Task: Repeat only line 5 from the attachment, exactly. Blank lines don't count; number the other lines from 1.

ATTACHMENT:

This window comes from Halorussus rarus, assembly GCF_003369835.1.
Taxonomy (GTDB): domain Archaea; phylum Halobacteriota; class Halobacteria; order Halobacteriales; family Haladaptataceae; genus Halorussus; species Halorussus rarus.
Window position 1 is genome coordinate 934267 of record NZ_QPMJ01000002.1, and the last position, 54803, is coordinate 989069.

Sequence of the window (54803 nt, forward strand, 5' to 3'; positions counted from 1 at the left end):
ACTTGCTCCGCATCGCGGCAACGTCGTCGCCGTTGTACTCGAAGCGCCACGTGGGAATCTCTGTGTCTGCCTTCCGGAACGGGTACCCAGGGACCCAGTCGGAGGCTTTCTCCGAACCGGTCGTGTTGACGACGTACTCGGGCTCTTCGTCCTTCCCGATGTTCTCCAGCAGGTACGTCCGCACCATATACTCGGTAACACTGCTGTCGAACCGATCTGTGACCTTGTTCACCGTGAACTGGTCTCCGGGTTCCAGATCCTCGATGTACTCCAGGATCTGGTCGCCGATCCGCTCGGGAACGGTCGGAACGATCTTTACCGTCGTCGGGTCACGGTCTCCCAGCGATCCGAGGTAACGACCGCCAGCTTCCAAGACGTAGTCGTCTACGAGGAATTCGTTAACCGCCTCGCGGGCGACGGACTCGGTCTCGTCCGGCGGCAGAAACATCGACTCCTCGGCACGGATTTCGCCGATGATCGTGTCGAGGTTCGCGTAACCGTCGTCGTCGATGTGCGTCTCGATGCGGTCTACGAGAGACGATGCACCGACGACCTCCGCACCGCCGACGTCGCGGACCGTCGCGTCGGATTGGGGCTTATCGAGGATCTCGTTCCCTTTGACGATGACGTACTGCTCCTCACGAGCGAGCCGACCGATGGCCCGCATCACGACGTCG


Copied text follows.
ACTTGCTCCGCATCGCGGCAACGTCGTCGCCGTTGTACTCGAAGCGCCACGTGGGAATCTCTGTGTCTGCCTTCCGGAACGGGTACCCAGGGACCCAGTCGGAGGCTTTCTCCGAACCGGTCGTGTTGACGACGTACTCGGGCTCTTCGTCCTTCCCGATGTTCTCCAGCAGGTACGTCCGCACCATATACTCGGTAACACTGCTGTCGAACCGATCTGTGACCTTGTTCACCGTGAACTGGTCTCCGGGTTCCAGATCCTCGATGTACTCCAGGATCTGGTCGCCGATCCGCTCGGGAACGGTCGGAACGATCTTTACCGTCGTCGGGTCACGGTCTCCCAGCGATCCGAGGTAACGACCGCCAGCTTCCAAGACGTAGTCGTCTACGAGGAATTCGTTAACCGCCTCGCGGGCGACGGACTCGGTCTCGTCCGGCGGCAGAAACATCGACTCCTCGGCACGGATTTCGCCGATGATCGTGTCGAGGTTCGCGTAACCGTCGTCGTCGATGTGCGTCTCGATGCGGTCTACGAGAGACGATGCACCGACGACCTCCGCACCGCCGACGTCGCGGACCGTCGCGTCGGATTGGGGCTTATCGAGGATCTCGTTCCCTTTGACGATGACGTACTGCTCCTCACGAGCGAGCCGACCGATGGCCCGCATCACGACGTCG